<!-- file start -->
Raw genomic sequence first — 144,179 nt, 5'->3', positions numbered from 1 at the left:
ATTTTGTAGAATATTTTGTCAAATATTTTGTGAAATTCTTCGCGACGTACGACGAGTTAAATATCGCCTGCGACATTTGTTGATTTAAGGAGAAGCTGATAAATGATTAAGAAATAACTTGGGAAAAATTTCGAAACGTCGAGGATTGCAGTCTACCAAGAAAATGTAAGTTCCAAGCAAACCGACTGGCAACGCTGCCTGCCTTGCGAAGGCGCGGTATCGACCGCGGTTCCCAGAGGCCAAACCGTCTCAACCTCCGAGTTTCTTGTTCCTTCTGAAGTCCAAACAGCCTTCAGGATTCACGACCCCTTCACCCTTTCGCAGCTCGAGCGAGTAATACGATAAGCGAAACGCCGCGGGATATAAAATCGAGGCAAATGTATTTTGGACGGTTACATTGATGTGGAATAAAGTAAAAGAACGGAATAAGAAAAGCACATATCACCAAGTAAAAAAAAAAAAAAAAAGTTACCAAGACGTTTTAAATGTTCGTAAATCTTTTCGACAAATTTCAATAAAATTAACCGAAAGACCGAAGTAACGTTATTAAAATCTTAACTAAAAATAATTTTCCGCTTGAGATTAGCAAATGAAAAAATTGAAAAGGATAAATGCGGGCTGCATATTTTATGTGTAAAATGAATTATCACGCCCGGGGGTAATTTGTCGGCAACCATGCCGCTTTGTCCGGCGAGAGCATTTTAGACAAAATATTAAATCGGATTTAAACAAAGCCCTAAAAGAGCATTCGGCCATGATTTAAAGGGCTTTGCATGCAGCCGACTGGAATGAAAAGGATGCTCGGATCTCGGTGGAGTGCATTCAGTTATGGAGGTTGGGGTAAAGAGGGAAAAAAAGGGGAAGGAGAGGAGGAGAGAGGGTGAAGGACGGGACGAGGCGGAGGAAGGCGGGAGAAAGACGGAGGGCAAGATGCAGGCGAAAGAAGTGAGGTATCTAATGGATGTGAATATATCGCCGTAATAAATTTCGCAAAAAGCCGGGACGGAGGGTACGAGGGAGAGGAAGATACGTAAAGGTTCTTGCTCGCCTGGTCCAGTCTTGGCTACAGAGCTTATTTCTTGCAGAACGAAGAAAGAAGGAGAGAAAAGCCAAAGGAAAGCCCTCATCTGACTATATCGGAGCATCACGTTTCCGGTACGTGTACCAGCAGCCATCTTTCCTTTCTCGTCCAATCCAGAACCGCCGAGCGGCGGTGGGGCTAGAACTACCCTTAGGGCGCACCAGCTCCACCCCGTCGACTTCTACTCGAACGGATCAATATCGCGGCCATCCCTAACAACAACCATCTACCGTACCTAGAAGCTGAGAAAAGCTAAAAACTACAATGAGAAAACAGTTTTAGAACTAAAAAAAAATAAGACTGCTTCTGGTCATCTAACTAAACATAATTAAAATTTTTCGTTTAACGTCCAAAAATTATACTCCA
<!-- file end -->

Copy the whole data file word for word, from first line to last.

Raw genomic sequence first — 144,179 nt, 5'->3', positions numbered from 1 at the left:
ATTTTGTAGAATATTTTGTCAAATATTTTGTGAAATTCTTCGCGACGTACGACGAGTTAAATATCGCCTGCGACATTTGTTGATTTAAGGAGAAGCTGATAAATGATTAAGAAATAACTTGGGAAAAATTTCGAAACGTCGAGGATTGCAGTCTACCAAGAAAATGTAAGTTCCAAGCAAACCGACTGGCAACGCTGCCTGCCTTGCGAAGGCGCGGTATCGACCGCGGTTCCCAGAGGCCAAACCGTCTCAACCTCCGAGTTTCTTGTTCCTTCTGAAGTCCAAACAGCCTTCAGGATTCACGACCCCTTCACCCTTTCGCAGCTCGAGCGAGTAATACGATAAGCGAAACGCCGCGGGATATAAAATCGAGGCAAATGTATTTTGGACGGTTACATTGATGTGGAATAAAGTAAAAGAACGGAATAAGAAAAGCACATATCACCAAGTAAAAAAAAAAAAAAAAAGTTACCAAGACGTTTTAAATGTTCGTAAATCTTTTCGACAAATTTCAATAAAATTAACCGAAAGACCGAAGTAACGTTATTAAAATCTTAACTAAAAATAATTTTCCGCTTGAGATTAGCAAATGAAAAAATTGAAAAGGATAAATGCGGGCTGCATATTTTATGTGTAAAATGAATTATCACGCCCGGGGGTAATTTGTCGGCAACCATGCCGCTTTGTCCGGCGAGAGCATTTTAGACAAAATATTAAATCGGATTTAAACAAAGCCCTAAAAGAGCATTCGGCCATGATTTAAAGGGCTTTGCATGCAGCCGACTGGAATGAAAAGGATGCTCGGATCTCGGTGGAGTGCATTCAGTTATGGAGGTTGGGGTAAAGAGGGAAAAAAAGGGGAAGGAGAGGAGGAGAGAGGGTGAAGGACGGGACGAGGCGGAGGAAGGCGGGAGAAAGACGGAGGGCAAGATGCAGGCGAAAGAAGTGAGGTATCTAATGGATGTGAATATATCGCCGTAATAAATTTCGCAAAAAGCCGGGACGGAGGGTACGAGGGAGAGGAAGATACGTAAAGGTTCTTGCTCGCCTGGTCCAGTCTTGGCTACAGAGCTTATTTCTTGCAGAACGAAGAAAGAAGGAGAGAAAAGCCAAAGGAAAGCCCTCATCTGACTATATCGGAGCATCACGTTTCCGGTACGTGTACCAGCAGCCATCTTTCCTTTCTCGTCCAATCCAGAACCGCCGAGCGGCGGTGGGGCTAGAACTACCCTTAGGGCGCACCAGCTCCACCCCGTCGACTTCTACTCGAACGGATCAATATCGCGGCCATCCCTAACAACAACCATCTACCGTACCTAGAAGCTGAGAAAAGCTAAAAACTACAATGAGAAAACAGTTTTAGAACTAAAAAAAAATAAGACTGCTTCTGGTCATCTAACTAAACATAATTAAAATTTTTCGTTTAACGTCCAAAAATTATACTCCA